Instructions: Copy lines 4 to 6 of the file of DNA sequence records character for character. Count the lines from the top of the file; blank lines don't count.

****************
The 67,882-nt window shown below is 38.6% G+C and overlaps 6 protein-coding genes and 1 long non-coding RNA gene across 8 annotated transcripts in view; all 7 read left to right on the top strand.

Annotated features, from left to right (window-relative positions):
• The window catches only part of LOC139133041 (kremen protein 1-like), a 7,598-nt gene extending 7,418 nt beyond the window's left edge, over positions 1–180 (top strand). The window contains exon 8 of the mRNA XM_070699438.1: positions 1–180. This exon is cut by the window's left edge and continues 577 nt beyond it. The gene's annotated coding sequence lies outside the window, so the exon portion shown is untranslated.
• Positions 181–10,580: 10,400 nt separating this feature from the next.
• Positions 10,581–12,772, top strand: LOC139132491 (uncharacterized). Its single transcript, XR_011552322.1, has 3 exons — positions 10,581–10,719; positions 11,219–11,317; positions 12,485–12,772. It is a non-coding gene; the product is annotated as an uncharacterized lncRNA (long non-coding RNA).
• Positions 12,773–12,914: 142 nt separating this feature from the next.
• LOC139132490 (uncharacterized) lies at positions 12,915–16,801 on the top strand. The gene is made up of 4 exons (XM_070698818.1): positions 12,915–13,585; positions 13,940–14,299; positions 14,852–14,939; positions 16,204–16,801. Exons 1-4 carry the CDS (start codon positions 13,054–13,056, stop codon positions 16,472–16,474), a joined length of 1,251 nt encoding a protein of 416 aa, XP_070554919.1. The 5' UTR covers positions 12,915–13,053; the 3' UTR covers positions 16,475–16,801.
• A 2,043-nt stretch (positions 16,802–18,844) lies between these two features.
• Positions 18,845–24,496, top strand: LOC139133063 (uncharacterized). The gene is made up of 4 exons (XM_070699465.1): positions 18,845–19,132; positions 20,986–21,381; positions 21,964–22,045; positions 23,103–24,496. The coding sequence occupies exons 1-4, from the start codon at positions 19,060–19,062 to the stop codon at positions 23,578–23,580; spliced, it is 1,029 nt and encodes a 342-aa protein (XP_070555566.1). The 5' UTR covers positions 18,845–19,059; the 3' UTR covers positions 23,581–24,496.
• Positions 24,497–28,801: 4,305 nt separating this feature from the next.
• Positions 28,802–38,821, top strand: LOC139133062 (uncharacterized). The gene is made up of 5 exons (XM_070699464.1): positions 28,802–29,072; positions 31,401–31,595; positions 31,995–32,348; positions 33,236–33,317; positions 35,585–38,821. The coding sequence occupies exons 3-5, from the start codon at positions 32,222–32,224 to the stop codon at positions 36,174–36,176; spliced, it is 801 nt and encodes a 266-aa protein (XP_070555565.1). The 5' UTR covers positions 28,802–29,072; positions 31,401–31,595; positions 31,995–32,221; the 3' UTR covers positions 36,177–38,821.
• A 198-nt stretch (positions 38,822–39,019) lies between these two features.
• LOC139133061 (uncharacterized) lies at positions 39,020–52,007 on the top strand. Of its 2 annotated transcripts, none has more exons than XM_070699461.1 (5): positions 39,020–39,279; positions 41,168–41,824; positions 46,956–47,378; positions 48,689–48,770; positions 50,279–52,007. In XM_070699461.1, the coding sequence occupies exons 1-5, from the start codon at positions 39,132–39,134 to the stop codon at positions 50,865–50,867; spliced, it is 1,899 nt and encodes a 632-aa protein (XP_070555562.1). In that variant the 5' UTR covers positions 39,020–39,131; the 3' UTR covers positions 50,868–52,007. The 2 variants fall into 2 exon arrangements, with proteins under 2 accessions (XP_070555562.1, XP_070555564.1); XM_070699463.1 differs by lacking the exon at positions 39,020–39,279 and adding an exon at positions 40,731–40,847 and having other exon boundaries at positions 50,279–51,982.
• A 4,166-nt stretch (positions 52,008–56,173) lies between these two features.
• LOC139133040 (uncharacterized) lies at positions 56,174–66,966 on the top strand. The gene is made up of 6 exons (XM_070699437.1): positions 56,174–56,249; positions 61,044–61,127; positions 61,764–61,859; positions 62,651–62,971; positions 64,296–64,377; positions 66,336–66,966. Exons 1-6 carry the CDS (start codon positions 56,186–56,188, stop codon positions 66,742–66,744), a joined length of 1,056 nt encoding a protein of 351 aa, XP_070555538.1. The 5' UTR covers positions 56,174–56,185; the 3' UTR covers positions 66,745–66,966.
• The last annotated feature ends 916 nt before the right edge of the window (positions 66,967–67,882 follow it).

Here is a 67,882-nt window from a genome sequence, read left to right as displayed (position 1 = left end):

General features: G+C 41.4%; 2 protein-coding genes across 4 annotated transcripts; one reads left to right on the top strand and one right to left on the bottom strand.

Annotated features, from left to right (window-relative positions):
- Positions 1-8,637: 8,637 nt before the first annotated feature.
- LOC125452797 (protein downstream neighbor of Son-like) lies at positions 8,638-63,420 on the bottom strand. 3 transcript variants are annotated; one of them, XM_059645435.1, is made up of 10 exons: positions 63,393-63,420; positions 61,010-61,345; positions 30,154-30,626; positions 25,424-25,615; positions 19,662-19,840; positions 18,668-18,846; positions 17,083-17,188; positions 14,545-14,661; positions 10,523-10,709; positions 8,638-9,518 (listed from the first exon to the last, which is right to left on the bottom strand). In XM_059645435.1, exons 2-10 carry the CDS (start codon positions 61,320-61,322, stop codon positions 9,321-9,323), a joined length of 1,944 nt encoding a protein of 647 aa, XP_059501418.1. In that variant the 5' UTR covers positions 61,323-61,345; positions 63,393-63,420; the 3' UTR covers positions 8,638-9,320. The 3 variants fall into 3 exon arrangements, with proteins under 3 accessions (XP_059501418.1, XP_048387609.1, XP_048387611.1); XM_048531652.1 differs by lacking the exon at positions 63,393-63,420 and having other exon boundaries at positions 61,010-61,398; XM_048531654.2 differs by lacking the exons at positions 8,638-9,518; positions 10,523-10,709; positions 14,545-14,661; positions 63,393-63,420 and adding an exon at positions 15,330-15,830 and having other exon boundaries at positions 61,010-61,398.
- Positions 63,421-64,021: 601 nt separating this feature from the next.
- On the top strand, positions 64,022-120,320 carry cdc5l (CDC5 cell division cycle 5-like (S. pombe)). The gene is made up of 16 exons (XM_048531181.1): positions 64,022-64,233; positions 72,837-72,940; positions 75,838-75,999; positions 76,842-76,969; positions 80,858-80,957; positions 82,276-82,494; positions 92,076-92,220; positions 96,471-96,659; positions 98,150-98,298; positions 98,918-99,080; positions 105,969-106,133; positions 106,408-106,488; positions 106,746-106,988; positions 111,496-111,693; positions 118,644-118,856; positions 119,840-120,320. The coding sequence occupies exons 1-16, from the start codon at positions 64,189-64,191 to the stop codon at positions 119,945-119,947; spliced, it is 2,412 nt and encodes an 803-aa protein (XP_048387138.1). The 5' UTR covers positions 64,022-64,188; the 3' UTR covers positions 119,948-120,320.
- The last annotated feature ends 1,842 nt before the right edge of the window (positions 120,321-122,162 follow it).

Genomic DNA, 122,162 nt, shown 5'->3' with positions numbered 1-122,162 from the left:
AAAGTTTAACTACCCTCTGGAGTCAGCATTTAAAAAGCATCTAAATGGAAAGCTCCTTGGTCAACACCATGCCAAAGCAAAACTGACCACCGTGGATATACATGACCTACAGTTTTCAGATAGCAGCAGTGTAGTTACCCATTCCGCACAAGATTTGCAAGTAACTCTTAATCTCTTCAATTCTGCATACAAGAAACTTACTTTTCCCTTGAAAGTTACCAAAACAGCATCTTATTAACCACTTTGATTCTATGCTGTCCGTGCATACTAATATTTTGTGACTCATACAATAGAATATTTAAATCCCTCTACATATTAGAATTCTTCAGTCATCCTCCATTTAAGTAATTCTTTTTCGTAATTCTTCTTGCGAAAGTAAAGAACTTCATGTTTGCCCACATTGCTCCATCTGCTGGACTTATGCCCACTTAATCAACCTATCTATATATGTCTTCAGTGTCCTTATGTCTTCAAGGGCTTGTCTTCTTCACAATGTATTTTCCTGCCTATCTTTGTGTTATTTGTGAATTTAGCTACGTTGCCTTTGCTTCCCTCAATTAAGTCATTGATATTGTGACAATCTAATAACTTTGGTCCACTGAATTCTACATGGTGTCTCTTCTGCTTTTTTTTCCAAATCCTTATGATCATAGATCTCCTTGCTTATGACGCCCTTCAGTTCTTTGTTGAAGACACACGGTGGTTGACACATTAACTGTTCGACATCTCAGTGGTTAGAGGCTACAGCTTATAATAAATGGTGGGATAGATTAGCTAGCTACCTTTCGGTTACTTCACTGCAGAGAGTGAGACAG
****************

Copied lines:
• Positions 181–10,580: 10,400 nt separating this feature from the next.
• Positions 10,581–12,772, top strand: LOC139132491 (uncharacterized). Its single transcript, XR_011552322.1, has 3 exons — positions 10,581–10,719; positions 11,219–11,317; positions 12,485–12,772. It is a non-coding gene; the product is annotated as an uncharacterized lncRNA (long non-coding RNA).
• Positions 12,773–12,914: 142 nt separating this feature from the next.